Although Shinji Kagawa and Antonio Valencia have not been in the best of form, they represent United’s best hopes of exploiting these transitions – Kagawa made his name by doing exactly this at Dortmund – and Wayne Rooney will come forward to give United a theoretical four-on-three whenever possible.
Real Madrid: Plan B
While Real Madrid will be loath to take inspiration from their Catalan nemeses, Barcelona have shown how to beat Manchester United: play a high and fluid 4-3-3, keep the ball and play between their lines as much as possible.
In Luka Modrić, José Mourinho has a player who can emulate Xavi as the deep-lying playmaker, orchestrating play all over the pitch while never relinquishing possession. Sami Khedira is a very different type of player to Andrés Iniesta, but his verticality will be useful assuming United see this 4-3-3 and sit two banks of four in front of their own area. José María Callejón is the closest thing Mourinho has to Pedro Rodríguez and his movement will lead to chances – either for himself or via the space in front of the defence created by his natural width.
There are three big advantages to this system. First is having Xabi Alonso in the pivote role. Barcelona dominated the 2011 Champions League final simply because in Sergio Busquets they had a player that was always free and willing to receive the ball. Rooney was detailed to pick him up but simply did not, deserting his position to chase after the ball, his ‘passion’ having got the better of him.
It is a gamble to assume that the same could happen here – Ferguson could easily stick Kagawa on Alonso and move Rooney left – but given this system’s history of success against United, it is one worth taking. After all, if Madrid have the ball, United can’t score.
The second advantage of having an extra body in deep midfield is that it will free up Ronaldo: although Jones would mark him in the original system, doing so now gives Madrid and obvious advantage in midfield. Either United will have to move Jones to the centre and resort to an orthodox zonal marking system, leaving Ronaldo isolated against Rafael, or they will instruct Valencia to double-up on the Portuguese, leaving Coentrão free to attack at will.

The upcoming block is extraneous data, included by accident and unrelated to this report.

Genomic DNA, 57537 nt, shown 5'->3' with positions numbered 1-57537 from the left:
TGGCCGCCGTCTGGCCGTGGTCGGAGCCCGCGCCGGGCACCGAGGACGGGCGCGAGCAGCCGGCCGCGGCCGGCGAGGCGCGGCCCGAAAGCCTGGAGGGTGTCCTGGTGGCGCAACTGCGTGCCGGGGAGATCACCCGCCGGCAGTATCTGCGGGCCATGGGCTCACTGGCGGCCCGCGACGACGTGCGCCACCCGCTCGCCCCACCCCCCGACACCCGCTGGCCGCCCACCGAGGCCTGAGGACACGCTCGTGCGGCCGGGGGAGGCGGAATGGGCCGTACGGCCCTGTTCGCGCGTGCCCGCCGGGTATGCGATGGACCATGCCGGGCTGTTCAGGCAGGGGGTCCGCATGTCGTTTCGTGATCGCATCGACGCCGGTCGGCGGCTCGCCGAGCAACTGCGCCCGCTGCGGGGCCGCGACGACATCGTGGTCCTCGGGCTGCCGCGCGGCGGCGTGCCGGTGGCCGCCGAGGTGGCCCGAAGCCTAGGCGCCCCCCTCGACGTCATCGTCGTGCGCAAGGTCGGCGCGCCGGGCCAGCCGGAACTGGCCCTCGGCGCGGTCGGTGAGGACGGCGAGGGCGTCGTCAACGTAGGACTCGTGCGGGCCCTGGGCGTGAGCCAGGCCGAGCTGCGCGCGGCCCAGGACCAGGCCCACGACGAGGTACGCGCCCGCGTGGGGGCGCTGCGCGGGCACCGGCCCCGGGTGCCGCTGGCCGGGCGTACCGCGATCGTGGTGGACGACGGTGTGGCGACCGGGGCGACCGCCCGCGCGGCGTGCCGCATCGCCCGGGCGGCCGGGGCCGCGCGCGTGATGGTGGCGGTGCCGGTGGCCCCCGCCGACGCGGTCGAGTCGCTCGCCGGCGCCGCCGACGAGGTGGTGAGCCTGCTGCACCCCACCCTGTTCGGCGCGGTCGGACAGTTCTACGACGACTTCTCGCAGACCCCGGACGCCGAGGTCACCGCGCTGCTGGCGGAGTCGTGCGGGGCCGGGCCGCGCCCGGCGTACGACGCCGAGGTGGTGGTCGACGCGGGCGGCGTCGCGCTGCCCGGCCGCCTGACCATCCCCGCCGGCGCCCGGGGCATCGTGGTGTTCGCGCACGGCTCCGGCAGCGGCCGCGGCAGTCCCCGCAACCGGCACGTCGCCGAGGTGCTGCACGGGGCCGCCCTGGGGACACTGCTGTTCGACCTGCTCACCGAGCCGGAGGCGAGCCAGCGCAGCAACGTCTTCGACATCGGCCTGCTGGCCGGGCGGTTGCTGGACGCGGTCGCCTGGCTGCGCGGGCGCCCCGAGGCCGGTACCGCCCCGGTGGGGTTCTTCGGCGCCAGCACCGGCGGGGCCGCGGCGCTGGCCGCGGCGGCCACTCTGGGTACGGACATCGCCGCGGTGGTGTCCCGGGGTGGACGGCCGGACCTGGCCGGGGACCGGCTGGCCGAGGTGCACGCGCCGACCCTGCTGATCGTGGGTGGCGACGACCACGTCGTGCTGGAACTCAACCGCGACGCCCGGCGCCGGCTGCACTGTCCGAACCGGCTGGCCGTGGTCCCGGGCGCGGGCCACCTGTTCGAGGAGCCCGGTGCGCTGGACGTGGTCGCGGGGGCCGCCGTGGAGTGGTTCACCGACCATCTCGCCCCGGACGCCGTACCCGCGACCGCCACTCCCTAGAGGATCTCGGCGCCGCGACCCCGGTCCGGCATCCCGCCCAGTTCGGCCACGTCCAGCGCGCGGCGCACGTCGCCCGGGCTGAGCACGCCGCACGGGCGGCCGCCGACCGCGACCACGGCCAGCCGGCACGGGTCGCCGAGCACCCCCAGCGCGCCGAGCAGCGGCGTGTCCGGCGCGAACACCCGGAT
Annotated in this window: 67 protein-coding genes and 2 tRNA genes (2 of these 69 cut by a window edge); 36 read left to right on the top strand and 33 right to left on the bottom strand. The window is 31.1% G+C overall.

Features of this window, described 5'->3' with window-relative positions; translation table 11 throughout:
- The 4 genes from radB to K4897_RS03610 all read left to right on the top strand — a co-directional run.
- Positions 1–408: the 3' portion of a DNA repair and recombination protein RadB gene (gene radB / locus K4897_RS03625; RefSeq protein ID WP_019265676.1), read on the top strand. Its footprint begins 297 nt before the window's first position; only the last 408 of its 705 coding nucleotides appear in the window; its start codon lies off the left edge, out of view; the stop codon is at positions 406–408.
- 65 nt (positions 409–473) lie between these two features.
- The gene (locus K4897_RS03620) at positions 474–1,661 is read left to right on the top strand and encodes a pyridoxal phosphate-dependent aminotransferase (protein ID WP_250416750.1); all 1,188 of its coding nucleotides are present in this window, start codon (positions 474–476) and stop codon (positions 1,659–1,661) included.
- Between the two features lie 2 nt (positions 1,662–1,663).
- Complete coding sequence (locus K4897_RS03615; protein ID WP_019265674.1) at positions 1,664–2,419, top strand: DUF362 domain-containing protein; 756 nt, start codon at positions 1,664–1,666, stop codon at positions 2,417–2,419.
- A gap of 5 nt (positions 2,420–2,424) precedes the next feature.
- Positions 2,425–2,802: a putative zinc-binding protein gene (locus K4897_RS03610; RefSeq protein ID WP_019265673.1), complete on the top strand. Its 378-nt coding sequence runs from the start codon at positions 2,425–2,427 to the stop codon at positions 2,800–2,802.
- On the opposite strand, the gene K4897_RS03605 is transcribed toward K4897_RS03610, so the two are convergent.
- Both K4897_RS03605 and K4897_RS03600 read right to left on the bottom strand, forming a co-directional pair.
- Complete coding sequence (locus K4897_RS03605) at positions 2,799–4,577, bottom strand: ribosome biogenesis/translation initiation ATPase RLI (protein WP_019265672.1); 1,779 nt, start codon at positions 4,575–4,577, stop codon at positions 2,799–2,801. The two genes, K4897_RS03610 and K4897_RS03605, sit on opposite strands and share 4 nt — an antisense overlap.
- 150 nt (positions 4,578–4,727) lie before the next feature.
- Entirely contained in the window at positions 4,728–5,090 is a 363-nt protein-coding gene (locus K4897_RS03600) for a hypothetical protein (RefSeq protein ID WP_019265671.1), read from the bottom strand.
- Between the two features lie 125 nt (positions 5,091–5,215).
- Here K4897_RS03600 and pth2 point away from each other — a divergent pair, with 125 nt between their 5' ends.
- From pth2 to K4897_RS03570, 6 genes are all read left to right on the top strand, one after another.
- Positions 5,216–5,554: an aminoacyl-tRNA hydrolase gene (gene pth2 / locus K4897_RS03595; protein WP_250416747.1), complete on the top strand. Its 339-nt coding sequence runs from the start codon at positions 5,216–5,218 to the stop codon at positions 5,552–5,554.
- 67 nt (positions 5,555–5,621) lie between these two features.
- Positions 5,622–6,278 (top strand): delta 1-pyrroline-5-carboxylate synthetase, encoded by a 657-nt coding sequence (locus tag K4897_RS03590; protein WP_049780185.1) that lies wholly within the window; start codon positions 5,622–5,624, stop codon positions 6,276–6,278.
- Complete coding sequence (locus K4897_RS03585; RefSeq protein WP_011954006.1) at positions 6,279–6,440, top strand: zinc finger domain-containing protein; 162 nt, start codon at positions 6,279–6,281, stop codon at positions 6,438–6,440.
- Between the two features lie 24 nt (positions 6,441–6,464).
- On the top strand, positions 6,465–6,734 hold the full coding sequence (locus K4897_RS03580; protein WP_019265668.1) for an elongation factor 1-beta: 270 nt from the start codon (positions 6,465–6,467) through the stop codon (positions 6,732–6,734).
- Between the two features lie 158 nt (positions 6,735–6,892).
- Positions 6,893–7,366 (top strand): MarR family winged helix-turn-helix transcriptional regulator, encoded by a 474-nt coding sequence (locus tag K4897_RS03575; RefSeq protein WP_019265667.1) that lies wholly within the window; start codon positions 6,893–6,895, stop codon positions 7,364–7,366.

The third and most important advantage of starting with this system is that it is only required until a lead has been established. If Real Madrid go one or two-nil up, United will have to attack. At that point, Mourinho can bring di María and Özil on for Callejón and Modrić and revert to Plan A.
Manchester United: Plan B
United’s secondary strategy will surely be an extension of their principal idea: to cede possession and the flanks, draw Madrid out and counter into space. To that end, it would make sense to play a 4-3-2-1: this system sees United’s defensive third secure and well-populated while leaving Madrid’s easily exposed from multiple angles.
In open play, Ronaldo will always have to beat two men before he can get a shot away. Özil will have to come into deep, unthreatening areas to find space. di María’s crosses will fly into zones full of red shirts. Furthermore, the presence a third body in the second band will allow Rafael and Evra to think about getting forward if the field is appropriately set.
In Jones and Anderson, United have players not only flexible and diligent but also capable of carrying the ball forty or fifty yards when they get it. Their ability to play vertically will allow Kagawa and Rooney the chance to make runs with a view to the second phase of attack, meaning they can swiftly find the right position to play or receive killer passes. With no need to contribute defensively beyond ensuring the first pass goes wide, Robin Van Persie can position himself with a view to attacking almost all the time.
Of course, it is extremely unlikely that Ferguson will use anything as bold as the above plan, but he must surely know that sticking with 4-4-1-1 and throwing the kitchen sink at Madrid would be his side’s undoing.
On talent alone it is almost impossible to see anything other than Real Madrid progressing with plenty left in the tank but football is rarely that simple. The fact that Madrid have lost five times in La Liga – and played badly in several games they have won – means Manchester United stand a chance of upsetting the odds. It could well be the case that the manager that wins the tactical battle could lose the tie. Simply put, the quality of finishing on either side will decide everything.
If over two games United can create four good chances for Robin Van Persie, the odds are he will score two goals. Whether or not United can create and finish that many without leaving themselves wide open for Mourinho’s men on the counter remains to be seen.
If push came to shove and I had to make a call, I’d say Real Madrid will progress by two clear goals.